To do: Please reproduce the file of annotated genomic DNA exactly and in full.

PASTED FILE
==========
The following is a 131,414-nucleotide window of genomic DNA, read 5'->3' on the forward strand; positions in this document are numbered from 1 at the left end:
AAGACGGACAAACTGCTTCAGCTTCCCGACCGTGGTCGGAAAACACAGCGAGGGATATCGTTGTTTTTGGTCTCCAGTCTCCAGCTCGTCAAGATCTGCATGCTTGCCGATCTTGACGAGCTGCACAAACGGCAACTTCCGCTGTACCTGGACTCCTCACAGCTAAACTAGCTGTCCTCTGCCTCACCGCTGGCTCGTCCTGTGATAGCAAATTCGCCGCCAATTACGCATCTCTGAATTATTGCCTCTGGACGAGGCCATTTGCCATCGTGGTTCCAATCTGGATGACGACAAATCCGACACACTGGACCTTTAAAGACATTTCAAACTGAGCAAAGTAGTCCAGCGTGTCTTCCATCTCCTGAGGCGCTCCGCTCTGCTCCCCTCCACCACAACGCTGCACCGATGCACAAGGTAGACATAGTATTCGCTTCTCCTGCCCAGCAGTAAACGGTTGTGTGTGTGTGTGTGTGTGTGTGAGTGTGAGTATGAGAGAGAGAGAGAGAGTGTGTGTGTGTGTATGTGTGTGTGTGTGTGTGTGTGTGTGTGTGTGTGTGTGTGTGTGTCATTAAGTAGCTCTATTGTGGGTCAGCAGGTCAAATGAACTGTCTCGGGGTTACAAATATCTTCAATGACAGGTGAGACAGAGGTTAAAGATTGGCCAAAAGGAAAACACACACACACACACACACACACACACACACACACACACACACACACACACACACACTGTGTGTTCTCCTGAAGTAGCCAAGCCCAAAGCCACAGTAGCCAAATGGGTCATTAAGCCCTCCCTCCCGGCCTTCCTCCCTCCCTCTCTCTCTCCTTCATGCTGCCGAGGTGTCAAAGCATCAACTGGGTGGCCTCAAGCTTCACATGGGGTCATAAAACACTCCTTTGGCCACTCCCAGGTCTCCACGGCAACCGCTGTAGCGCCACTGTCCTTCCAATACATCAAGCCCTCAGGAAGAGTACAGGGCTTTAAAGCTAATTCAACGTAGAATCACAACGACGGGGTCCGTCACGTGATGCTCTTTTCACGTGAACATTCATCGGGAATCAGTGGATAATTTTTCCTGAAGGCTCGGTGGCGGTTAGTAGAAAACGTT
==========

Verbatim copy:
The following is a 131,414-nucleotide window of genomic DNA, read 5'->3' on the forward strand; positions in this document are numbered from 1 at the left end:
AAGACGGACAAACTGCTTCAGCTTCCCGACCGTGGTCGGAAAACACAGCGAGGGATATCGTTGTTTTTGGTCTCCAGTCTCCAGCTCGTCAAGATCTGCATGCTTGCCGATCTTGACGAGCTGCACAAACGGCAACTTCCGCTGTACCTGGACTCCTCACAGCTAAACTAGCTGTCCTCTGCCTCACCGCTGGCTCGTCCTGTGATAGCAAATTCGCCGCCAATTACGCATCTCTGAATTATTGCCTCTGGACGAGGCCATTTGCCATCGTGGTTCCAATCTGGATGACGACAAATCCGACACACTGGACCTTTAAAGACATTTCAAACTGAGCAAAGTAGTCCAGCGTGTCTTCCATCTCCTGAGGCGCTCCGCTCTGCTCCCCTCCACCACAACGCTGCACCGATGCACAAGGTAGACATAGTATTCGCTTCTCCTGCCCAGCAGTAAACGGTTGTGTGTGTGTGTGTGTGTGTGTGAGTGTGAGTATGAGAGAGAGAGAGAGAGTGTGTGTGTGTGTATGTGTGTGTGTGTGTGTGTGTGTGTGTGTGTGTGTGTGTGTGTGTCATTAAGTAGCTCTATTGTGGGTCAGCAGGTCAAATGAACTGTCTCGGGGTTACAAATATCTTCAATGACAGGTGAGACAGAGGTTAAAGATTGGCCAAAAGGAAAACACACACACACACACACACACACACACACACACACACACACACACACACACACACACTGTGTGTTCTCCTGAAGTAGCCAAGCCCAAAGCCACAGTAGCCAAATGGGTCATTAAGCCCTCCCTCCCGGCCTTCCTCCCTCCCTCTCTCTCTCCTTCATGCTGCCGAGGTGTCAAAGCATCAACTGGGTGGCCTCAAGCTTCACATGGGGTCATAAAACACTCCTTTGGCCACTCCCAGGTCTCCACGGCAACCGCTGTAGCGCCACTGTCCTTCCAATACATCAAGCCCTCAGGAAGAGTACAGGGCTTTAAAGCTAATTCAACGTAGAATCACAACGACGGGGTCCGTCACGTGATGCTCTTTTCACGTGAACATTCATCGGGAATCAGTGGATAATTTTTCCTGAAGGCTCGGTGGCGGTTAGTAGAAAACGTT